The Cotton Council of Malawi has expressed optimism that the industry can be revived and contribute to economic growth if government can pump in K19.6 billion to generate about $424.3 million in five years.
The council’s chief executive officer Cosmas Luwanda said this in Lilongwe on Tuesday when the Cotton Council of Malawi appeared before the Parliamentary Committee on Agriculture to explain efforts being made to revive the cotton industry.
He said the council has developed a five-year plan aimed at boosting production, exports, creating jobs, empowering farmers financially and promoting food security.
Said Luwanda: “The challenge of forex we are facing now, cotton is the answer, but we have not paid sufficient attention to the crop. Cotton can generate substantial amounts of forex into the country if we can support it adequately.”
According to the council, with a K19.6 billion injection spread over a period of five years, the council projects to increase production to 100 000 metric tonnes (MT) per year by year five, which can earn the country $125 million and create 40 000 jobs through the value chain.
In the five years of production, total yield is estimated at 340 000MT and total earnings estimated at about $424.3 million.
“The proposed budget of K19.6 billion promises to set the country on a path towards reviving the cotton sector and, therefore, needs the commitment of government to actualise the transformation,” said Luwanda.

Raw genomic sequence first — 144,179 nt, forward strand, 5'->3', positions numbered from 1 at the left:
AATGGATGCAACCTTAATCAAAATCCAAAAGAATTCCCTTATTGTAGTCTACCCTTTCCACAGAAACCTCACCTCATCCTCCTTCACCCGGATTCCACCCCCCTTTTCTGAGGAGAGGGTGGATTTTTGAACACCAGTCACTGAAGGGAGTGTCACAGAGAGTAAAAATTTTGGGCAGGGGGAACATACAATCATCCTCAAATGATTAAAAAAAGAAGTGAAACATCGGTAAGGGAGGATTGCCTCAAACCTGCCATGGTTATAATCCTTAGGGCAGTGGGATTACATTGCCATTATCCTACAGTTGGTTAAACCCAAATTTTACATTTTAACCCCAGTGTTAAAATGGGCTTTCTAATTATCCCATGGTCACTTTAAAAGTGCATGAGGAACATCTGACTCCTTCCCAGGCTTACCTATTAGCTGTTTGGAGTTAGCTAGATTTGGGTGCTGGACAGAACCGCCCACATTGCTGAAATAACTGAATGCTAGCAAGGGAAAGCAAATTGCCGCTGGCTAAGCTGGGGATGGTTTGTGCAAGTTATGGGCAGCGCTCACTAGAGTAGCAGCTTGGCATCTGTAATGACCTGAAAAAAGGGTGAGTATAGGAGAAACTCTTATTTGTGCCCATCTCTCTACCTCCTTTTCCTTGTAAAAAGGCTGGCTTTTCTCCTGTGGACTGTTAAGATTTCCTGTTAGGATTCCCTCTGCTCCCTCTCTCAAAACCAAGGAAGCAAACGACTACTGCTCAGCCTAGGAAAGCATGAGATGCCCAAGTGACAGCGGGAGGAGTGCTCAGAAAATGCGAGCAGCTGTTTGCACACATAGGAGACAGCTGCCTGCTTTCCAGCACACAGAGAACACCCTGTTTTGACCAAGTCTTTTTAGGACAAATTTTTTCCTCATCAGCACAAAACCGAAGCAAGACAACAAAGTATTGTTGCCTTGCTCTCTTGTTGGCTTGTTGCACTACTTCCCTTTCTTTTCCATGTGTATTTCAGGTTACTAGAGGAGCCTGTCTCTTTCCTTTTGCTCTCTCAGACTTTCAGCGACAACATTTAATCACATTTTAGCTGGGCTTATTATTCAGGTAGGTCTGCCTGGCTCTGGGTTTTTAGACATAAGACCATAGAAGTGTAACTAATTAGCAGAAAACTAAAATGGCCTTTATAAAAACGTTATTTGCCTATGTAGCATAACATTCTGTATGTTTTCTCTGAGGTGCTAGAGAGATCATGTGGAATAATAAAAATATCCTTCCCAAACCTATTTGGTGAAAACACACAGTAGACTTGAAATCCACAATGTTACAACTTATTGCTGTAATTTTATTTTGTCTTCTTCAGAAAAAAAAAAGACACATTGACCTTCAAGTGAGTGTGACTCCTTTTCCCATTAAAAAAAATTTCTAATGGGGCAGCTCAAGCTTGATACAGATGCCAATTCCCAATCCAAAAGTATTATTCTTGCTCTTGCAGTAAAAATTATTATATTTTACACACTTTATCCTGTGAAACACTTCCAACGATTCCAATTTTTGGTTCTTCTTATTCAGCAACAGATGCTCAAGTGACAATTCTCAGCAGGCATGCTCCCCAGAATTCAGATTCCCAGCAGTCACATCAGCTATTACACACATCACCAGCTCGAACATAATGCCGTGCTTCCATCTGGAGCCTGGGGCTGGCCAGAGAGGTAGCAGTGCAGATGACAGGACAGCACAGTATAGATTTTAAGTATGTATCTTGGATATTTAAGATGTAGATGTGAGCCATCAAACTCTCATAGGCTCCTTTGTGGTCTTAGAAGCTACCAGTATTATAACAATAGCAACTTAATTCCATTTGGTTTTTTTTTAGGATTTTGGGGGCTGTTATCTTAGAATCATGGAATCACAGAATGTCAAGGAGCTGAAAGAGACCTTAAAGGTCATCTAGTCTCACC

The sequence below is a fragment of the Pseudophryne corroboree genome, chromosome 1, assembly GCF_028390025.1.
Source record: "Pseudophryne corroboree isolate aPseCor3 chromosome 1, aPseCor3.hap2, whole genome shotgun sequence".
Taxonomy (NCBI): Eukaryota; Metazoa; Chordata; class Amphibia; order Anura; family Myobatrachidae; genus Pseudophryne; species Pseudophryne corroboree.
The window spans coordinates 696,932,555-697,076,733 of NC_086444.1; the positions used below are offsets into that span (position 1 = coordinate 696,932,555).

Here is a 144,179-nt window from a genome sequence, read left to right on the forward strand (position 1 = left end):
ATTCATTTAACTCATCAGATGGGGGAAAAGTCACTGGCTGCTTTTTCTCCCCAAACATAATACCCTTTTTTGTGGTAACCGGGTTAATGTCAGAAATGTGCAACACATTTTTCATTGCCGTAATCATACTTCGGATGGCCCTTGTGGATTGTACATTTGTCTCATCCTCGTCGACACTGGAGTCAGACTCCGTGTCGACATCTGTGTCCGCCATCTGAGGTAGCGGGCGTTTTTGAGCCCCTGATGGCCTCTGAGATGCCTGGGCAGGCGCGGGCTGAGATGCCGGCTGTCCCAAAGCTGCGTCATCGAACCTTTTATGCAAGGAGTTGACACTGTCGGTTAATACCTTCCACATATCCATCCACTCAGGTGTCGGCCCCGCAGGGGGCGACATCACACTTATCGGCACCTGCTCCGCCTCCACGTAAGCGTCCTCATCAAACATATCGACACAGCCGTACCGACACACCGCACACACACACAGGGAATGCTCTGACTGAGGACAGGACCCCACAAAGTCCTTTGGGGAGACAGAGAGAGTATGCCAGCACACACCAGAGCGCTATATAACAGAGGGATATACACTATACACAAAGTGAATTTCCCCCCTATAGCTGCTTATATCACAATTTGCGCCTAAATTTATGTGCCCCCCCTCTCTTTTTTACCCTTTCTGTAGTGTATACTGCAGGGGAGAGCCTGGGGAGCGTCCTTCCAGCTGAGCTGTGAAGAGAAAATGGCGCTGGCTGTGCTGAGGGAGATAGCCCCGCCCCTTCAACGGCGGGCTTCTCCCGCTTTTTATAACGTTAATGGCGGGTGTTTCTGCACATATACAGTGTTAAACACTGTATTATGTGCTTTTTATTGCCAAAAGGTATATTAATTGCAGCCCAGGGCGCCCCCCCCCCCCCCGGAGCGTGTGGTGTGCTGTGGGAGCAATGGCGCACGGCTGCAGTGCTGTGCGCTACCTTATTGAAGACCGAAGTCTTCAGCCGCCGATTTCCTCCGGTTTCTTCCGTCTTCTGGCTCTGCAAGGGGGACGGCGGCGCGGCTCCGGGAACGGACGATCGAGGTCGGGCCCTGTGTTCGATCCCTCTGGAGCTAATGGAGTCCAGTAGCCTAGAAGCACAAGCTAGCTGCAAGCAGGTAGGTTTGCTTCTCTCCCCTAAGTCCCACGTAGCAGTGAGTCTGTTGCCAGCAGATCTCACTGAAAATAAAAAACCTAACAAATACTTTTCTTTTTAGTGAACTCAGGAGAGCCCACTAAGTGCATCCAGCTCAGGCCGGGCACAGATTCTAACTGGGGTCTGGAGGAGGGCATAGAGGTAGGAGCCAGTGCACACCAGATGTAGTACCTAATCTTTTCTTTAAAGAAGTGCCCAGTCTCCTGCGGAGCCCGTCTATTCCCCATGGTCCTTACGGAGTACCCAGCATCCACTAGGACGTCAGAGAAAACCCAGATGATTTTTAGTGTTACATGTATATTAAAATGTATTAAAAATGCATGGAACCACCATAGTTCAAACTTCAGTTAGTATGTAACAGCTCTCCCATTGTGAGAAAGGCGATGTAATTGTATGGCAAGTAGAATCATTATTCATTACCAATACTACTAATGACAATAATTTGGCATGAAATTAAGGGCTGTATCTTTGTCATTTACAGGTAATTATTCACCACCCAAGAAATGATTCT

He added that there are about 300 000 farmers who can engage in cotton production and produce over 200 000MT of cotton.
“Farmers can produce such tonnage with support. Most farmers cannot afford the hybrid seed for cotton as it is expensive,” said Luwanda.
The council has since proposed a subsidy for cotton production, where 25 000 farmers benefit from inputs subsidy to produce 45 000MT in the first year.
The government input subsidy is being proposed as a transitional measure to boost cotton production.
Additionally, the council is also in the process of training farmers to multiply hybrid seed to make seed affordable.
Luwanda also called for the need for a structured market as is the case with tobacco, arguing it will provide increased investor confidence to adequately finance production.
In response, Parliamentary Committee on Agriculture chairperson Sameer Suleman supported the idea of subsidising cotton seed to enable more farmers grow cotton.
He said putting cotton seed under the Affordable Inputs Programme will help boost production, support business, create jobs and boost exports.
Meanwhile, agriculture policy expert Tamani Nkhono Mvula has cautioned the Cotton Council of Malawi against focusing only on increasing production, but to also ensure that there is a vibrant value chain.
In an interview yesterday, he said there is need to have factories that will produce clothes, cooking oil and other products from cotton.
Cotton production has been declining since the 2019/20 production year when the country produced 53 349MT which dropped to 20 878MT in the 2020/21 growing season. In the 2021/22 production year, 20 666MT was produced, while in the 2022/23 season, the amount went down to 13 822MT.
High cost of seed has forced most farmers out of cotton production, with the hybrid seed costing K32 000 per kilogramme.